Simply put, a delay pedal takes the sound of your guitar and repeats it. A solid delay pedal will allow you to manipulate exactly how the sound of your guitar repeats with controls like: 

  • feedback (how many times the sound repeats)
  • timing (how quickly the sound repeats, often measured in note lengths)
  • level (how noticeable the effect is)

Similar to a wah pedal, delay pedals are great beginner pedals because they’re fun to experiment with whether or not you play with other musicians. At Pickup Music, we’re big believers in anything that gets you excited to pick up and play your guitar.

4. Distortion

If you’re into heavier styles of music, this might be the first pedal you purchase. After all, you can’t cover much of Metallica with a crystal-clear guitar tone. 

Use a distortion pedal for:

  • Metal, prog, contemporary rock, trap, punk, etc.
  • Playing screaming guitar solos
  • Chunky, gritty chord sounds

There’s not much more to be said about distortion pedals other than that they’re like tube screamers on steroids. There’s often less clarity in the sound of a heavy distortion pedal compared to a gritty tube screamer. 

There are a dizzying amount of distortion pedals to choose from – when looking for your own, we recommend starting with what your favorite guitarist uses and working backward from there. You should know that it’s common for guitarists to include multiple distortion pedals on their boards to achieve different effects – as if choosing one wasn’t difficult enough!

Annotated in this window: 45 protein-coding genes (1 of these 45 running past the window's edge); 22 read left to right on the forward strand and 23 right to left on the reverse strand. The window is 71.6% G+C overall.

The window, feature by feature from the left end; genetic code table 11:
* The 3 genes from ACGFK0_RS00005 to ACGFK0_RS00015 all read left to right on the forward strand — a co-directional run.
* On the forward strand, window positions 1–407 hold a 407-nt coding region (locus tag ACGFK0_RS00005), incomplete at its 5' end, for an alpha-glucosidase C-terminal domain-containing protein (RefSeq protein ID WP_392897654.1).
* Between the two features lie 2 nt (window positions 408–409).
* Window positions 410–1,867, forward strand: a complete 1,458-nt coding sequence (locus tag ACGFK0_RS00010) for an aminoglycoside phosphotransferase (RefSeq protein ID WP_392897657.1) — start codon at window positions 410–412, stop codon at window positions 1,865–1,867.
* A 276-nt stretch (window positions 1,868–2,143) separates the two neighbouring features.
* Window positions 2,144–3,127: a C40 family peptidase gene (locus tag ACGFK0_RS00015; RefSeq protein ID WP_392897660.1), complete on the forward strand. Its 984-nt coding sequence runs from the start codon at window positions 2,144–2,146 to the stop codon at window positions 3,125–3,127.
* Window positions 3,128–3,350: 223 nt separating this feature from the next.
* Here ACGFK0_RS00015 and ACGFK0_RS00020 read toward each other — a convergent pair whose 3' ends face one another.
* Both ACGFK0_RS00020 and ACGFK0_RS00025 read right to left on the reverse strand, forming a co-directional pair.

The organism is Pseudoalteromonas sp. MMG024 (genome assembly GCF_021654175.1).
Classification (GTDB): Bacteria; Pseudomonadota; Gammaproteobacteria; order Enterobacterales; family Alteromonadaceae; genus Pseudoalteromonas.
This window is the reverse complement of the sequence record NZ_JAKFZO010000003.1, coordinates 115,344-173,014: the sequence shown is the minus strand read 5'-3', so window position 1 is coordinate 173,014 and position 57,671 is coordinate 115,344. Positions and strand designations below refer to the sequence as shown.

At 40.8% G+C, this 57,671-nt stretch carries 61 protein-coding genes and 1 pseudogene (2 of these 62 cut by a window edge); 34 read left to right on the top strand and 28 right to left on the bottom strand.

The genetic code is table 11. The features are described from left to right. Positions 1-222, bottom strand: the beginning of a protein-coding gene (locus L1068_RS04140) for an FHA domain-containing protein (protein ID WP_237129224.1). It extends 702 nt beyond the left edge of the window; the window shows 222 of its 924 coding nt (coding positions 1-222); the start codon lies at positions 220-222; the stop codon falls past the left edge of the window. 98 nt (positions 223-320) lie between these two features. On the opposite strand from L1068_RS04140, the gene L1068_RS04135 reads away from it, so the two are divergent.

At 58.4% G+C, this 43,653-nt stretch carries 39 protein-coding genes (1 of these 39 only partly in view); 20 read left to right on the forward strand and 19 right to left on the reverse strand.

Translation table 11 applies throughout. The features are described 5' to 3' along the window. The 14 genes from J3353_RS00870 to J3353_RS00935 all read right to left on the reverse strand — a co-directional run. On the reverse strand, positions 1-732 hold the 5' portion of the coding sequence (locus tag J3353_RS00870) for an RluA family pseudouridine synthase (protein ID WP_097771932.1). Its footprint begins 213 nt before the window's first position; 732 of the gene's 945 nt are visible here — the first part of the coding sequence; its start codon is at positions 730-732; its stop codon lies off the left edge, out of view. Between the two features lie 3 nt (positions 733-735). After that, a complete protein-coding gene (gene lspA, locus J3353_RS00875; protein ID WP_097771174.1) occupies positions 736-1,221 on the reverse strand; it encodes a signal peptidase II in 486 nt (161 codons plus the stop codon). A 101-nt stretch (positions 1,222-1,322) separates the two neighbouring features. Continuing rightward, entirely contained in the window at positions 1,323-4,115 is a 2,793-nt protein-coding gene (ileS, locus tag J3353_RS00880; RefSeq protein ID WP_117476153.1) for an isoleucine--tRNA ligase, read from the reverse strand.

5 & 6. Phaser & Tremolo

Take your guitar signal. Now double it. Now run that doubled signal through a filter that messes with its EQ spectrum. This is the “explain like I’m five” version of how a phaser works. The result is a wavy effect that’ll add movement to your chords and licks.

Use a phaser pedal at different speeds for:

  • Slow: Shimmery chorus guitar effect 
  • Medium: Adding movement to your lead lines 
  • Fast: Mimicking a “spinning speaker” Leslie pedal effect

Phasers are great because they can mimic other pedals as you adjust the speed of the phaser effect. A phaser isn’t necessarily a must-have in your first pedal board, but you’ll get a lot of mileage out of it.

A tremolo pedal gives you a similar result as a phaser. However, instead of messing with the phase of your guitar signal, a tremolo operates by raising and lowering the volume of your guitar at whichever speed you set. It’s a fun tool to have, but if you want the more versatile of the two, go for a phaser.

This Rolling Stones cover of a Bo Diddly song features some warbly tremolo in the guitar part:

Want to take the next step as a guitarist?

7. Tuner

Use a tuning pedal for:

  • Ultra-accurate tuning
  • Quick tuning on stage

Some guitarists think that tuning pedals aren’t necessary… until they try one out. Clip-on tuners come and go, but this humble utility pedal is a buy-it-for-life purchase. 

You don’t necessarily need a tuner pedal until you start playing with other musicians, but you might as well get one now! If you’re using a tuning app on your phone, this pedal will save you time and make your life easier. With the click of a footswitch, you’ll get high-accuracy, easy-to-read tuning guidance.